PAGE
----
Welcome to my
Variable Star Pages
The science of Astronomy is unique. A great deal of astronomical research depends on the work of highly skilled amateur astronomers that provide a pivotal role in the constant monitoring of variable stars.
I observe and monitor variable stars particularly the cataclysmic (explosive ) variable stars (CVs) for outbursts. Recorded observations are then sent to various variable star organizations which include, the American Association of Variable Star Observers (AAVSO), the research section of the Royal Astronomical Society of New Zealand, Variable Stars South (VSS) and the Variable Star Network (VSNET) a global professional-amateur network of researches in variable stars.
These pages tell my story, show a selection of light curves, links to articles, dramatic events, transient objects and cataclysmic variables (CVs).
The current observations page will show my latest observations, outbursts detections and activity on variable stars.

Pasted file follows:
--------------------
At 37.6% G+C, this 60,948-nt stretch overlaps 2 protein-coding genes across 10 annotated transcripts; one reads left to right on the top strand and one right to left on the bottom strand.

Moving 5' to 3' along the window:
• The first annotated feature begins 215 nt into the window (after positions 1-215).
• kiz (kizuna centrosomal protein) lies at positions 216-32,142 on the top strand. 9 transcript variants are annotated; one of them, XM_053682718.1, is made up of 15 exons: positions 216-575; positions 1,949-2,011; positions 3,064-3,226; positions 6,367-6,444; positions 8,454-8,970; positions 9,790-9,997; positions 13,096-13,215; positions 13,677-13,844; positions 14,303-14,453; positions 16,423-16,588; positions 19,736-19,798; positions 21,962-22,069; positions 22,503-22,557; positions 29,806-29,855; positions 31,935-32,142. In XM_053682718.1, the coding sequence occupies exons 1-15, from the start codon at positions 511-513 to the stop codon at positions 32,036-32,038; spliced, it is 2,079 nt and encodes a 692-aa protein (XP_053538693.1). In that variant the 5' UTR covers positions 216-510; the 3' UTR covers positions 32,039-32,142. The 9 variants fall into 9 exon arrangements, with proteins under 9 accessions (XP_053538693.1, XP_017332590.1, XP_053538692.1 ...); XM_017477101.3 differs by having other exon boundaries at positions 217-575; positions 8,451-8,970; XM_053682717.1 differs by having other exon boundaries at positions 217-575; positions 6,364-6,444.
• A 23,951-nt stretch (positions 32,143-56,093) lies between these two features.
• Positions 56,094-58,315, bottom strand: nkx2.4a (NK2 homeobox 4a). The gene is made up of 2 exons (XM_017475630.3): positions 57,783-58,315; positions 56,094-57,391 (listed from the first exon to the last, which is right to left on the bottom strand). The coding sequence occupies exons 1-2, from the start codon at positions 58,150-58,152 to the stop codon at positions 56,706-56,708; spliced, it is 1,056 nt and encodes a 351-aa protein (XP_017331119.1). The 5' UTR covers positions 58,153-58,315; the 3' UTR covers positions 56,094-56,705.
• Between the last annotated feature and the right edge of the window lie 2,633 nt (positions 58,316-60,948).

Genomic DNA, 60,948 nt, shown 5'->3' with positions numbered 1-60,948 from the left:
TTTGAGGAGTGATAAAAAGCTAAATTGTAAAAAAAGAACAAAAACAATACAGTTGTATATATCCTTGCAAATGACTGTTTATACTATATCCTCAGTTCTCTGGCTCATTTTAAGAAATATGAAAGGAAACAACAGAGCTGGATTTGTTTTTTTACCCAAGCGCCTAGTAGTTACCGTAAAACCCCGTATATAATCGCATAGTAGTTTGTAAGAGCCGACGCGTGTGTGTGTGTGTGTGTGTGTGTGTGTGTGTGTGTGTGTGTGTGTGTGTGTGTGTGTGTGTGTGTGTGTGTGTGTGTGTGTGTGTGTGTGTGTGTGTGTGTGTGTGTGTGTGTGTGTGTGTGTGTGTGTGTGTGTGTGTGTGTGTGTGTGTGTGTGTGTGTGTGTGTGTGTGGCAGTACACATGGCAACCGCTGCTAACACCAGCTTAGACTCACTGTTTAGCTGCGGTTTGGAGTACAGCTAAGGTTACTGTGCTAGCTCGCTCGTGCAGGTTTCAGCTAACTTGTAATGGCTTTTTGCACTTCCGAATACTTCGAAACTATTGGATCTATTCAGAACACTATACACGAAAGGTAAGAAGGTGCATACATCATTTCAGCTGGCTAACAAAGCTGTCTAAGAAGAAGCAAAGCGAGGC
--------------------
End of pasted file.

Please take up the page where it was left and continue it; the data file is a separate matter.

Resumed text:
Latest outbursts detected
July 1,2, 2017
AQLV1047 170701.651 153 outburst
CENV442 170702.447 136 outburst
CRABP 170702.463 140 outburst
HYIWX 170701.662 122 outburst
LUPBR 170701.638 154 outburst
OCTBE 170701.665 154 outburst
PAVGS 170702.465 149 outburst
SCOV478 170701.371 148 outburst
SERUZ 170701.654 128 outburst
SGRV729 170702.469 144 outburst
TUCVW 170701.666 154 outburst
VELCU 170702.421 103 outburst
CTCV J1940-4724 170701.392 154 precurser?
CTCV J1940-4724 170701.689 <165
CTCV J1940-4724 170702.417 136 outburst
My paper was published October 2016 with Mike Simonsen on UY Puppis – A New Anomalous Z Cam Type Dwarf Nova. UY Pup is now one of only four known anomalous Z Cam stars!
My paper published on the discovery of the first ever recorded eclipse in the Wolf-Rayet star WR 53. After 5 years of constant monitoring we now have a new variable star!
Wolf-Rayet Star WR 53 – Added to the International Variable Star Index July 2015.
The discovery story of OQ Carinae.
My paper published on the first-ever standstill of OQ Carinae.
Eye on the sky
Amateur astronomers are making a unique contribution to science’s understanding of the universe, reports Marilyn Moore